Mathie had no high quality trials, he says so in his conclusions.

        • Indeed. He called the three he considered the best to be ‘reliable evidence’ yet one was self-described as a pilot study, one was ‘preliminary’ and all three were small (n=81, 75 and 62). It’s difficult to see how an impartial observer could find that to be compelling…

        • Egger

          Can you discriminate the apples and pencils in kinder? Can you discriminate the risk of bias of the quality?

          —Unlike our predecessors, we found no evidence that lower- quality trials displayed a larger treatment effect than that of higher-quality studies : indeed, our ten ‘C’- rated trials with extractable data displayed a non-significant pooled effects estimate

          • Acleron

            Yeah, yeah, Mathie says a lot which is uncritically swallowed by ignorant homeopaths but as from his own data he had no high quality trials that can be shown to be a silly statement.

            I don’t suppose you noticed he used a very non standard selection procedure that managed to exclude at least one high quality trial that would have negated his results.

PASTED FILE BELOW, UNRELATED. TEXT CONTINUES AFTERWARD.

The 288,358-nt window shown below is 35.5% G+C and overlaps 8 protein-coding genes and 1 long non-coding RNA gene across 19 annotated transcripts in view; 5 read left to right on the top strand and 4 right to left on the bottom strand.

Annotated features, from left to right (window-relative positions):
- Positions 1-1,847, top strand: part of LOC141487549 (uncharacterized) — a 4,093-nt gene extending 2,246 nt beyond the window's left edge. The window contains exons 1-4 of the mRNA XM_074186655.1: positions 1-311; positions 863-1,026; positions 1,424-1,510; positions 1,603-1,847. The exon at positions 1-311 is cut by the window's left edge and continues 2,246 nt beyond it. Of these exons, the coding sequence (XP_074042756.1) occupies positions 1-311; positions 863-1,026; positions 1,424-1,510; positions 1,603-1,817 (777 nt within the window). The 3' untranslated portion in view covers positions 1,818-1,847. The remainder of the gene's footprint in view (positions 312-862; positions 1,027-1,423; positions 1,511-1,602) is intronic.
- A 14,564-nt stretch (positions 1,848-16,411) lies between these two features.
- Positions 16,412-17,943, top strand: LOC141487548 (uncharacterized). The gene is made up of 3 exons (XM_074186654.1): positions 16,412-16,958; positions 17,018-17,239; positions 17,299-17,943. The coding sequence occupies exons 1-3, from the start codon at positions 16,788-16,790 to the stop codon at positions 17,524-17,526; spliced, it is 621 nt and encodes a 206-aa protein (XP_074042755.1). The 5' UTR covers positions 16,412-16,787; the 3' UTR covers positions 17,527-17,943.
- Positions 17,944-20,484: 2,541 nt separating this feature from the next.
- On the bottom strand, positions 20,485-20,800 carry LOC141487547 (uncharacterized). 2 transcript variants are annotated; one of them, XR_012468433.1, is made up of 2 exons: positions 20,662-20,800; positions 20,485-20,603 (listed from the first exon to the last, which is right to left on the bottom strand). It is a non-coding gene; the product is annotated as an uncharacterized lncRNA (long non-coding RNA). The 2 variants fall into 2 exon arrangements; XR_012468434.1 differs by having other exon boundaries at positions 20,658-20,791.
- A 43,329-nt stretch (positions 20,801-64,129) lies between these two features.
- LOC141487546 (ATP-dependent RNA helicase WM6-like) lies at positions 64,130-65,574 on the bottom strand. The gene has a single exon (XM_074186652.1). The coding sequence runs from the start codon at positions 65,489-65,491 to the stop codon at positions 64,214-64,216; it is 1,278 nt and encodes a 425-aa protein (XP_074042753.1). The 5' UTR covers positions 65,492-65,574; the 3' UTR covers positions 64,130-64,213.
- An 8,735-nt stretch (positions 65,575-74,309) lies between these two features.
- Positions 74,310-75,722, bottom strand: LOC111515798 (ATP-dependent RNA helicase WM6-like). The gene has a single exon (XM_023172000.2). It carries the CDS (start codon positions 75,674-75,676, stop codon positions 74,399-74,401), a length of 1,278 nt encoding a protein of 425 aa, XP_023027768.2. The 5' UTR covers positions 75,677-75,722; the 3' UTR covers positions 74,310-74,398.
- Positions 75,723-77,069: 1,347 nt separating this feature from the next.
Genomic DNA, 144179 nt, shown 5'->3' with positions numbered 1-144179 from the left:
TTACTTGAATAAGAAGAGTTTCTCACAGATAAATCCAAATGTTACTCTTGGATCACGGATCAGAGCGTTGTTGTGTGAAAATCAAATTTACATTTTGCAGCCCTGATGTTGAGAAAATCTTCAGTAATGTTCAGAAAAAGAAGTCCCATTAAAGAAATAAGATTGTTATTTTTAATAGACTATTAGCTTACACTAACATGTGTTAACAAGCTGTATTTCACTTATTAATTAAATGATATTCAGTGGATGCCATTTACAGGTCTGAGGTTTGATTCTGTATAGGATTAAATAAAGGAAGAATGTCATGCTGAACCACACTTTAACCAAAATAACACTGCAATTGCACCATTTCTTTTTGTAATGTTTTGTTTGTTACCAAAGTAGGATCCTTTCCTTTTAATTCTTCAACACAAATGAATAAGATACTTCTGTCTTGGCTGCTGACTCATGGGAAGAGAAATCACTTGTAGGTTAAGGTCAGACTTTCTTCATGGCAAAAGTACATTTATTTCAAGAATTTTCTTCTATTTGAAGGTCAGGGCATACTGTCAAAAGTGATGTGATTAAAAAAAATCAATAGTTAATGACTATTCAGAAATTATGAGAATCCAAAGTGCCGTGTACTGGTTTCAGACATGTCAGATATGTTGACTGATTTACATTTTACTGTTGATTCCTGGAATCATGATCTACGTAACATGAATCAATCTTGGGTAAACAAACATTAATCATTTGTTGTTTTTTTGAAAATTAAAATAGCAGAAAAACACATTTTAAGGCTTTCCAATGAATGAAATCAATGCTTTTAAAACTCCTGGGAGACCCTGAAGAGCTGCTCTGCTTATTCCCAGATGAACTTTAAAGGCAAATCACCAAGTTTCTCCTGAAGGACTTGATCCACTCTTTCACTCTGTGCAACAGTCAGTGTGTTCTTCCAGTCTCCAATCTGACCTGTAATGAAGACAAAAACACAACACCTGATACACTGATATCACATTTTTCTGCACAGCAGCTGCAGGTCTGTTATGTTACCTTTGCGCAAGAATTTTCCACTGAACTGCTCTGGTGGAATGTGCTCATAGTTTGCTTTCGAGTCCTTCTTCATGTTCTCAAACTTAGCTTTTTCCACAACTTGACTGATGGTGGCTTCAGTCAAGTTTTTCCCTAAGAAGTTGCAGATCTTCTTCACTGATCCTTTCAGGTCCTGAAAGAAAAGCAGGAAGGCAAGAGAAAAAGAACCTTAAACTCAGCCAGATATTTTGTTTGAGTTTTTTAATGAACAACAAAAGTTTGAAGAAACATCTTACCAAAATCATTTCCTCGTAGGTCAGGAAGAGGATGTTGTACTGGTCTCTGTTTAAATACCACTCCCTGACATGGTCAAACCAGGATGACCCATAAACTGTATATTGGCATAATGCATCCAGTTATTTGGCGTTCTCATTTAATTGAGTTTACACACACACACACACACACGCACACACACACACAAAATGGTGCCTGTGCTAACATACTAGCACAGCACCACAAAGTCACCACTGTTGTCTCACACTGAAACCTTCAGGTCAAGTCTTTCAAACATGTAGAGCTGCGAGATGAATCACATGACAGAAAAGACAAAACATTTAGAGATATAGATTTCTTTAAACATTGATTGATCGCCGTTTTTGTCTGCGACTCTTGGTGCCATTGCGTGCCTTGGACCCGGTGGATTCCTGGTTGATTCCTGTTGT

• olavius

    For the record. Edzard Ernst admits in his former article that homeopathy works:

    “So, there you have it: the most ‘notorious’ critic of homeopathy has shown that a homeopathic remedy is clearly superior to placebo in normalising important objective signs as well as subjective symptoms of varicose veins”.
    https://health.spectator.co.uk/homeopathy-trials-can-be-positive-the-reason-why-is-bad-news-for-homeopaths/

    • Acleron

      When you read the whole article, it is clear that Ernst was using a high dose product and that Ernst was being sarcastic in the above quote. Despite questioning of the homeopaths in the comments, none was able to say why this product was not a herbal product.

      The main argument of homeopaths that their products should not be subject to safety tests and quality assurance is that they are safe because there is nothing in them. To try to argue that they work because you can point to a study of product that does contain something is disingenuous.

      • Egger

        Oh dear. You are a liar and trol of JREF.